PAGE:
If you’re disciplined enough to put the money into a separate account and leave it there until the next 30-day payment cycle rolls around, then that’s exactly what you should do.
It can also feel tempting to simply make the minimum monthly payments on everything and then save up to pay off your debt in one lump sum, but that’s not going to help either. If anything, it’s going to leave you with more payments since interest is going to keep accruing.
8. Consider Opening a Balance Transfer Card
If a debt consolidation loan doesn’t sound appealing to you, you might be able to open a balance transfer credit card. This is not only going to allow you to save money on interest, but a lot of cards with an introductory APR-free period, so you’re also going to be saving money on interest.
It isn’t a “quick fix” to paying off your debt, but neither is a consolidation loan. It doesn’t mean you suddenly have a paid off loan. It just gives you more of an opportunity to leave behind high-interest rates.
This can give you not only more time to pay off a specific debt, but it’s going to save you money in the process.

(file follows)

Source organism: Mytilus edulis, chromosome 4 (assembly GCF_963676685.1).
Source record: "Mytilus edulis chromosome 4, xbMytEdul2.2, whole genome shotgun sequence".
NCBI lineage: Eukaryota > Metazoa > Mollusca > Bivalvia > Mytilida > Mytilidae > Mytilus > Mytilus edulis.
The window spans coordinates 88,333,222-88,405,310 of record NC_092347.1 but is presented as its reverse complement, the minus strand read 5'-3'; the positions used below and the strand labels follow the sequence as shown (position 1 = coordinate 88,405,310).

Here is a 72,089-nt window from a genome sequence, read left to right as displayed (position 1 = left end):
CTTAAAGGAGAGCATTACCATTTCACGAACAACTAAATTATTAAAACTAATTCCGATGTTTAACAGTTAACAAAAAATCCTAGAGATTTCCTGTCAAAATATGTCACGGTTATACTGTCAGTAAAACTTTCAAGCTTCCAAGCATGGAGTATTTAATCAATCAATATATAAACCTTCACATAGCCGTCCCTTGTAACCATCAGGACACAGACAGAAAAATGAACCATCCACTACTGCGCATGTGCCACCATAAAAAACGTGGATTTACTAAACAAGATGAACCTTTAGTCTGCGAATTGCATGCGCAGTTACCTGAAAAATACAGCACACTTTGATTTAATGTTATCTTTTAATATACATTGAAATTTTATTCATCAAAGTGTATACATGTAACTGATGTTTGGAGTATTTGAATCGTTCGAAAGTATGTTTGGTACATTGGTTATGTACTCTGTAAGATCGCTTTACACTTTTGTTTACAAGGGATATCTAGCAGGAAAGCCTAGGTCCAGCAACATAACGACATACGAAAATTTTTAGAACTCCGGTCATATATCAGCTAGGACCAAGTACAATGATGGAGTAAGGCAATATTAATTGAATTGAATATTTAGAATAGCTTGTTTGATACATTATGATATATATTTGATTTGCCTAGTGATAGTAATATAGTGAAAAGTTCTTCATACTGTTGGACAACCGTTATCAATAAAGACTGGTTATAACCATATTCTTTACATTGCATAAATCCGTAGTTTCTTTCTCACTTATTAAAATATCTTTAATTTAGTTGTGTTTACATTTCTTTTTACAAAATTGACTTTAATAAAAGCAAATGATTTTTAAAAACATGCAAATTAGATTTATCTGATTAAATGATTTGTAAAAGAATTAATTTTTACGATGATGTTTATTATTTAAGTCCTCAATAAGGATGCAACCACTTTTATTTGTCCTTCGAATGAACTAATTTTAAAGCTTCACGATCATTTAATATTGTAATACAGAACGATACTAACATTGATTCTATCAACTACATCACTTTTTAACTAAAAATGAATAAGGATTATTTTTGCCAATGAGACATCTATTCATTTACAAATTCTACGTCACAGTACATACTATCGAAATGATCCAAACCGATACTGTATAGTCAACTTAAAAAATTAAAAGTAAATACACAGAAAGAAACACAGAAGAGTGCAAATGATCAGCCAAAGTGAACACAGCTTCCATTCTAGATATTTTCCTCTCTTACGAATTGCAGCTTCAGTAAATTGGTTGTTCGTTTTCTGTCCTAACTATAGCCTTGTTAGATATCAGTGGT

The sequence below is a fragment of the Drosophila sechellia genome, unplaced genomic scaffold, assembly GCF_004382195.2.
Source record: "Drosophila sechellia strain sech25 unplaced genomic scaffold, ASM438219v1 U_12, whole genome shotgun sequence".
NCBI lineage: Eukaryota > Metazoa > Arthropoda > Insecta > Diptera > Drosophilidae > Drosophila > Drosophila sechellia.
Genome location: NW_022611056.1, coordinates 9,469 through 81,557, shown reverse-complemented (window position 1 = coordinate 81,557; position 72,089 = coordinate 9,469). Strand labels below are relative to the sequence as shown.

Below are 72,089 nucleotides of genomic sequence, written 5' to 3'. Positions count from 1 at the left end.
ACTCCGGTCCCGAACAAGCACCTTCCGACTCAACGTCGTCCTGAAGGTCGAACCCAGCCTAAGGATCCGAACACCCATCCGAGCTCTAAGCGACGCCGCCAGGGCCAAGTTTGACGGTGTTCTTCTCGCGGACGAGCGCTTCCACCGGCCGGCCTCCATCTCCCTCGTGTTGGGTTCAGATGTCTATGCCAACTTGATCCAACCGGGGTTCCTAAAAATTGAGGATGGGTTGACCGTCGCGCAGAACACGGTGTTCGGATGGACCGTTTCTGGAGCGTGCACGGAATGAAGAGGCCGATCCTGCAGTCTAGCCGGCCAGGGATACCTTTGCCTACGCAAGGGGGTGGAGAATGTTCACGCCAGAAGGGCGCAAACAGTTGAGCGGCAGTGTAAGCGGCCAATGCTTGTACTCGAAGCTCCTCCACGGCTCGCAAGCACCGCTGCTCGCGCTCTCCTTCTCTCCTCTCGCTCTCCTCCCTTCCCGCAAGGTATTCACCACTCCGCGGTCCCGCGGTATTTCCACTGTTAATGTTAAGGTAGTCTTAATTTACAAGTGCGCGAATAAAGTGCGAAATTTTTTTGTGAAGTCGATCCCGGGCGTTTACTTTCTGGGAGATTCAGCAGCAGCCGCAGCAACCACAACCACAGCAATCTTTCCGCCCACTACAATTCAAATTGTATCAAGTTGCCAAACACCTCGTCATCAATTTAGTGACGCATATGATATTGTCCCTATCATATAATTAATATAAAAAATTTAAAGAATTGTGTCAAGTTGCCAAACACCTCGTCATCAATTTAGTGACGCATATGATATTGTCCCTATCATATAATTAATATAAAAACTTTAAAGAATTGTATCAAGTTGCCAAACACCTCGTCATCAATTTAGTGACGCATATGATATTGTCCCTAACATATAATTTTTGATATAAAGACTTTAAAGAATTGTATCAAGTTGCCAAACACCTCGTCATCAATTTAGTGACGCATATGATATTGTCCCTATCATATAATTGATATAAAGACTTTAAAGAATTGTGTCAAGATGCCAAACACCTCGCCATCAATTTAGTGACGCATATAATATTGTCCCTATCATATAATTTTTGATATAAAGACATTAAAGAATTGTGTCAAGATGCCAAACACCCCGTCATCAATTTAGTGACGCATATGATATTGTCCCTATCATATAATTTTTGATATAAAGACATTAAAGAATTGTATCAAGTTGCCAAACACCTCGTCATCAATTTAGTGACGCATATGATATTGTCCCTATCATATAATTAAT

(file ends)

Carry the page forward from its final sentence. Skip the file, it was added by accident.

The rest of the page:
9. Check Into Cash Back
If you’re a member of any websites like Rakuten or RetailMeNot, there’s a chance you might have cashback. The same goes for credit card reward balances that you haven’t tapped into.
If this sparked a memory for you, it might be time to check out those account balances to see if you have any money that can be placed towards debt.
If you don’t have any accounts with websites like this, you should look into getting one. Unlike a credit card with cashback benefits, having an account with companies that give you cash back for certain items means you don’t have to go further into debt to reap the rewards. You can pay cash for items and still use any extra you earn to pay off debt.
If you’re already in debt, however, it’s best to simply stick with online retailers that offer this service. You shouldn’t go open a new credit account simply for the cashback benefits and put yourself in a place to accrue more debt as a result.
Remember These Tips for Paying Off a Loan
When it comes to paying off a loan, remembering these few tips can help you out in the long run. It can feel daunting to buckle down and commit to paying off debt, but the faster you get there, the more you’ll realize you were missing out on a lot of freedom.
For finance articles to help you out along the way, check out the rest of our website.